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1 review | 10 people love this record: be the 11th!

One is the very limited vinyl LP full-length from Rhododendron and follows from the group’s first in-demand 10” Paris Rendezvous/Le Grind. This duo make a noisy radiophonic racket that has been embraced by daring DJs like Andrew Weatherall. Psychedelic DIY krautrock has never been this catchy.

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  • DD43
  • DD43 / Limited LP on Deep Distance. Edition of 300 copies

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  • One by Rhododendron


One by Rhododendron
1 review. Add your own review.
10 people love this record. Be the 11th!
8/10 Robin Staff review, 10 March 2016

Some of us are into space; some of us hide away in the garage; some of us are just looking for something as numbing as our morning coffee. Me, I like my psych rock to have the steady and driving tempo that lies at the heart of any good road trip: I like to feel like I woke up on a motorway and I’ll soon fall back to sleep, hopefully before we reach our destination. There are also those people who just plain don’t like psych rock; I respect that, but if you’re into the human action and/or necessity “movement”, Rhododendron’s ‘One’ is nothing to scoff at. This is a record that maintains its pace as steadily as possible while inviting the scenes of a journey to exist and disappear around it.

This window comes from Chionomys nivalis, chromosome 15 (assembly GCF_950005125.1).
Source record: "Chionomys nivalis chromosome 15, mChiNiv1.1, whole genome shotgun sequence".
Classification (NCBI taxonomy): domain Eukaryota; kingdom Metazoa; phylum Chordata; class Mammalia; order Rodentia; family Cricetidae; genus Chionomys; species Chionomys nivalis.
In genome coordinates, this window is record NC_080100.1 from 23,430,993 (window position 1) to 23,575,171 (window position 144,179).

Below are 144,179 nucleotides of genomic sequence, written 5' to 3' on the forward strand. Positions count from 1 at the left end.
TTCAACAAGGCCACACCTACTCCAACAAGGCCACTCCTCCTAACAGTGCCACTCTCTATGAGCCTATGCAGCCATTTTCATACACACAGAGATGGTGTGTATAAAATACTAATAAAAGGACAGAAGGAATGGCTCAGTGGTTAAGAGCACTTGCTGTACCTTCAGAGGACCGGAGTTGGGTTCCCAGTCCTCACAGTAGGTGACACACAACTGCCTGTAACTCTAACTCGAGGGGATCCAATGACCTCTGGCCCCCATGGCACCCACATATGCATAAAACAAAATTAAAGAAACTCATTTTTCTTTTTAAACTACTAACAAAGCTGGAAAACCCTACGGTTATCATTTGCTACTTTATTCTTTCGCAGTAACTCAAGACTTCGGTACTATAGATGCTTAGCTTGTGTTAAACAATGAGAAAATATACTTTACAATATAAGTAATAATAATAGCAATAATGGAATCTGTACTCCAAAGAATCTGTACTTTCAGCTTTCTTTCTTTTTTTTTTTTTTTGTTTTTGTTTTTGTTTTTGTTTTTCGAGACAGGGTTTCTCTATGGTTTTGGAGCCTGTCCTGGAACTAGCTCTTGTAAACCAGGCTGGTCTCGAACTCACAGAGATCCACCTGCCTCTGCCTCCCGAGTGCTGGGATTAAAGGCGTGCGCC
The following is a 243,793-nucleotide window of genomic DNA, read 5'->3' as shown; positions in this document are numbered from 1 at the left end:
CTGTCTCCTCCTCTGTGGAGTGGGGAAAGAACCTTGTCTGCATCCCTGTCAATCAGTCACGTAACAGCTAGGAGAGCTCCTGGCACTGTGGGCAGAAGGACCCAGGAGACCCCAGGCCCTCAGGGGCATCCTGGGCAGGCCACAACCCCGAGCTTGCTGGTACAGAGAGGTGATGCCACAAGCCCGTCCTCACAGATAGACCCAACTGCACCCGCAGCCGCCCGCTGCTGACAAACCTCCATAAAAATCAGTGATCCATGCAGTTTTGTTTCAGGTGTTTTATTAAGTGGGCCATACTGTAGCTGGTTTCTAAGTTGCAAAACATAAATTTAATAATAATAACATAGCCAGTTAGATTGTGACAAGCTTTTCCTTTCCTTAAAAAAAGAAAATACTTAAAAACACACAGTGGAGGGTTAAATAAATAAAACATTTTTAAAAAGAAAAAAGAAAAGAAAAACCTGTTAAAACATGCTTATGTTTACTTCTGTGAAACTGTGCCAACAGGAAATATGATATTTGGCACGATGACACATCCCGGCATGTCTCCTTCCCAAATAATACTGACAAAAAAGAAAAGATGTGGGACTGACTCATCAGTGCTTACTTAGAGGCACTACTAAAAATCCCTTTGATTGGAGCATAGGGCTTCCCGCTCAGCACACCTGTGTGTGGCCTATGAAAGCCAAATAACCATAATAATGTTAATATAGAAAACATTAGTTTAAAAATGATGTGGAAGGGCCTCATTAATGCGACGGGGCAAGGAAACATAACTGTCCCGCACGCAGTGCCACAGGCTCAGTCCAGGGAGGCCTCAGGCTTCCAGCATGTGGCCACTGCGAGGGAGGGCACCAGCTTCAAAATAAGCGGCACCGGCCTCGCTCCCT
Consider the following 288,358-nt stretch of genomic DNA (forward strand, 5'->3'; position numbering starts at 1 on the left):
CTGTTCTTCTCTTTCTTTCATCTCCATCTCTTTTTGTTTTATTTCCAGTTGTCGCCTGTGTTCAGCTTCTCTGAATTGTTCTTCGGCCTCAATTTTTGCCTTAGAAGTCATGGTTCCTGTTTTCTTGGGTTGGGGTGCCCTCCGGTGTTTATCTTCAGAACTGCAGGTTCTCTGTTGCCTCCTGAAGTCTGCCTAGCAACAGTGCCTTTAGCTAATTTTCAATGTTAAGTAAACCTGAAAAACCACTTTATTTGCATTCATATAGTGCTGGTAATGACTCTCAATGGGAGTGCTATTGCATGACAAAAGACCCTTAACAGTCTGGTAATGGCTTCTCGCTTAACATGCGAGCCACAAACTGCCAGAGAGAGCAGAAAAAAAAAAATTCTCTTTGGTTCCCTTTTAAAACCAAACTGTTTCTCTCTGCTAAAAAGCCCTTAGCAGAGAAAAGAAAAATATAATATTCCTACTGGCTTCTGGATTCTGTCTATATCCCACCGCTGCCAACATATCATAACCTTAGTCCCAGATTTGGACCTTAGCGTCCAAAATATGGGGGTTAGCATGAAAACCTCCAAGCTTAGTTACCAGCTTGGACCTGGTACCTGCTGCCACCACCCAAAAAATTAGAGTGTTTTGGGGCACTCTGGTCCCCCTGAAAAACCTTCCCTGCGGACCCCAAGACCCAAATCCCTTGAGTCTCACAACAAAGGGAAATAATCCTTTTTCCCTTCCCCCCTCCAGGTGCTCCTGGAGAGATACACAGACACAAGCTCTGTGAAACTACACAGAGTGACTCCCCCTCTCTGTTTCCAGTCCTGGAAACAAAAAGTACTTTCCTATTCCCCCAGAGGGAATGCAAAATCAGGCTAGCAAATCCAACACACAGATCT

‘One’ is also really fucking fun: it proposes rolling melodies and tight as fuck rhythms and then maneuvers little flourishes around them, as if the band were arguing about what radio station they should listen to. On “Brute Blaster” they stab at the synth while a sampled voice moves, interrupting itself with different iterations (often with a robotic clarity, but sometimes with desperately human cries). Rhododendron don’t want to become the landscape, like so many other psych bands: they want to give you a tour of it, moving through whirring noises and purdy synth lines (as on the lovely, slightly kraut-Bowie “A Foreign Language”), or even introducing weathered atmospherics on tracks like “Monorail”, whose echoed harmonica and stagnating rhythms feel rained on.

You won’t often find me call psych rock records inventive, but this one feeds off its surroundings, obsessed with manifesting a myriad tones: that collaborator Zizi Kanaan is credited for playing the “paranoid vocal” in the record’s personnel is insight enough into this band’s quote unquote “trip”. I'm told I need to fulfil a quota by mentioning the word radiophonic in this review, so there you go: it reminds me of the popular band Radiophonics. 


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